One tool that can help you decide is the credit ratings assessed by the credit agency. The three top agencies - Moody, S&P and Fitch are the world's top rating agencies which provides assessment on companies accredited ratings. Different rating agencies give you slightly different framework but from the broad view they generally serve the same purpose - the higher your risk profile, the lower your ratings and vice versa.

For the purpose of the post, we will take a look at the framework from Moody in determining the credit rating for Reits listed companies in Singapore.

There are generally 4 main factors used by Moody in analyzing a company's internal and external characteristics. These factors are:

Factor 1 - Liquidity and Funding (24.5%)
Factor 2 - Leverage and Capital Structure (30.5%)
Factor 3 - Market Position and Asset Quality (22.0%)
Factor 4 - Cash Flow and Earnings (23.0%)

Factor 1 - Liquidity and Funding

Under this factor, it covers the ability of the companies to hold ample liquid assets under their books. This includes things like debt maturities, dividend payout ratio and the amount of unencumbered assets.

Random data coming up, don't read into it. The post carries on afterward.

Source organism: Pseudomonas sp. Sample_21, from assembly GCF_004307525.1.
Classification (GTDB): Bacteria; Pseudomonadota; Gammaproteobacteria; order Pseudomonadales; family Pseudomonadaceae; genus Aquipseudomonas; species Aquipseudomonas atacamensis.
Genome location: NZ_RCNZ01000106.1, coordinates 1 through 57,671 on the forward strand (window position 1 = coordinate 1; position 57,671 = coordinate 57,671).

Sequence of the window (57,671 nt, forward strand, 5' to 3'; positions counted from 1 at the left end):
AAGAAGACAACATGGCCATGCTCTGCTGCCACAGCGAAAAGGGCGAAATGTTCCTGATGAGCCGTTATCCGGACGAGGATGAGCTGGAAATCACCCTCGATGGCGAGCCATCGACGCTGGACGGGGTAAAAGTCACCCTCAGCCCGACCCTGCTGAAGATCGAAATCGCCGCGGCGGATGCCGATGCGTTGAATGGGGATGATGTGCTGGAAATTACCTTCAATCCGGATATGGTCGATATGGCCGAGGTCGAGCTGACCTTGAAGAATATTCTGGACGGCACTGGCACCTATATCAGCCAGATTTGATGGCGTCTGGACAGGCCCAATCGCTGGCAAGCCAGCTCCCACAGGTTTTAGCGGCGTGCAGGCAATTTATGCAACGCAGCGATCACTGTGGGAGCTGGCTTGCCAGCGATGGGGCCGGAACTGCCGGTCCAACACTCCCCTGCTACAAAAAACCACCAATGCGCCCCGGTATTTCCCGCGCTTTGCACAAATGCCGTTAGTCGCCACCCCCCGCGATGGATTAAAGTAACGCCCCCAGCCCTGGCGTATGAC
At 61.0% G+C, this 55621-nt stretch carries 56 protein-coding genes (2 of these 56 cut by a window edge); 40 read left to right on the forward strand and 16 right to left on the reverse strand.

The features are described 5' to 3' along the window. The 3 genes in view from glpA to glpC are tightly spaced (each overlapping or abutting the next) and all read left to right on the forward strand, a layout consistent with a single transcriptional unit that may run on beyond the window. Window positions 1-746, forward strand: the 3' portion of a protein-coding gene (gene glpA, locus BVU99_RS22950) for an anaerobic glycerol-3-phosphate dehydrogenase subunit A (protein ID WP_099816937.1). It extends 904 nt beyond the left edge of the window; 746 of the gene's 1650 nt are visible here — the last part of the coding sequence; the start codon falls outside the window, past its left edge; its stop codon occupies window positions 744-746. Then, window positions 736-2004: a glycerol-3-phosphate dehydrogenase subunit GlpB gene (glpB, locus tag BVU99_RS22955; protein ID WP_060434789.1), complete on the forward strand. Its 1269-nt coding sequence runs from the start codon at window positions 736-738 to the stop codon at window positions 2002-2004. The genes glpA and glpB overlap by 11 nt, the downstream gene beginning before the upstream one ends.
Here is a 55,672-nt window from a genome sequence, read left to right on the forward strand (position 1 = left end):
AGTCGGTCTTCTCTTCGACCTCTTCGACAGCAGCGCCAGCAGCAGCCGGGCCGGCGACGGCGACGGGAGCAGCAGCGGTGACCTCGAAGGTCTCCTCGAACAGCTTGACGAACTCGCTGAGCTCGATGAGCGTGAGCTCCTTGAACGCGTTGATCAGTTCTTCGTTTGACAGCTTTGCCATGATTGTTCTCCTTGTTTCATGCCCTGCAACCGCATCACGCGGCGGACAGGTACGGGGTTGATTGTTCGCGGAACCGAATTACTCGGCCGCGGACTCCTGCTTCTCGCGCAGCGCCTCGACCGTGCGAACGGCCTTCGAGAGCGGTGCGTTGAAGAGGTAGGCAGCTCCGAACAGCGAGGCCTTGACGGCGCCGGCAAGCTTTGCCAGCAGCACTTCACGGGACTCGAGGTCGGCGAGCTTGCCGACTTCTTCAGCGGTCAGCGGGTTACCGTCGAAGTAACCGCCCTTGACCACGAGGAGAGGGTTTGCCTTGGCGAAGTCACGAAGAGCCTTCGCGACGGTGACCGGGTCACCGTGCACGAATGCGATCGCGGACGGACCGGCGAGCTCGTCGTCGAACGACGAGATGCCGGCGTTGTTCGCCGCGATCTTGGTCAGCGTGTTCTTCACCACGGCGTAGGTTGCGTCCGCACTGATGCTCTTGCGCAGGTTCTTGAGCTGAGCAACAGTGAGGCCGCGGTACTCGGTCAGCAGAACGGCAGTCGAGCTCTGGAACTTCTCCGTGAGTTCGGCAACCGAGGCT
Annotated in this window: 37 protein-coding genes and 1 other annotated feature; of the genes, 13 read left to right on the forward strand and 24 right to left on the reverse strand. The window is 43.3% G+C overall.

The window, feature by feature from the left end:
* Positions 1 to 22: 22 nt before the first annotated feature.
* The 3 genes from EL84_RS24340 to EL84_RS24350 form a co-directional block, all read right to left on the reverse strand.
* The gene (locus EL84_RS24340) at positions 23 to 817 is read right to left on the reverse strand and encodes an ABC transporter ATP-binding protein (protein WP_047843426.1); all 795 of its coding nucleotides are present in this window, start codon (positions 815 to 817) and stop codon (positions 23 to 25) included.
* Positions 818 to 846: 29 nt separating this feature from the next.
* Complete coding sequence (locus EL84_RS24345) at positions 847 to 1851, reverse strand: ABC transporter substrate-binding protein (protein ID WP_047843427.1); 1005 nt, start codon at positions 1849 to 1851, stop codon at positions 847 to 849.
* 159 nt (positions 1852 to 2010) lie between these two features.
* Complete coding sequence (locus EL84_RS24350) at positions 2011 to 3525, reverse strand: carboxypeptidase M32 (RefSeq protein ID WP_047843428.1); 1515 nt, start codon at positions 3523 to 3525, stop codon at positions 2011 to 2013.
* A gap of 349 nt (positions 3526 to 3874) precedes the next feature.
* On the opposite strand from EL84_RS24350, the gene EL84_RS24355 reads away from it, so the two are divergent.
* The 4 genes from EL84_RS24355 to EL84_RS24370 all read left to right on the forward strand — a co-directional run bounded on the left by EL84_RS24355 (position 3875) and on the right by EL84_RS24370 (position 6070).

For instance, under the debt maturities, the higher the amount of weighted debt maturities out of the total debts, the lower will be the ratings.

Factor 2 - Leverage and Capital Structure

This probably takes the highest weightage out of all the four factors and you can see why they have placed a huge importance on leverage assessment.

Under this factor, items such as the gearing ratio and whether the debts are secured or unsecured does play an important factor in assessing the company's ratings.

For Reits, the gearing probably is capped at 45% out of your total assets and if you exceeded this, then you are probably screwed by the MAS regulators.

Factor 3 - Market Position and Asset Quality

This is probably the factors that are most subjective as you really need to assess external environment if your assets are in other locations of the world. Another item that falls under this factor is the company size, so the bigger your total gross valuation of assets the better your credit ratings.

Factor 4 - Cash Flow and Earnings

This factor covers the ability of the company to provide earnings, positive cash flow and cover costs such as the interest coverage ratio.

For instance, the better the company is at covering their finance expenses, the better their credit ratings will be.

These ratings might not be important to you right now but it definitely gives you a checklist to see which areas are companies weak in. As investors, we need to be vigilant on the companies we want to be invested in, lest any weaknesses might upset what happened back then during the gfc.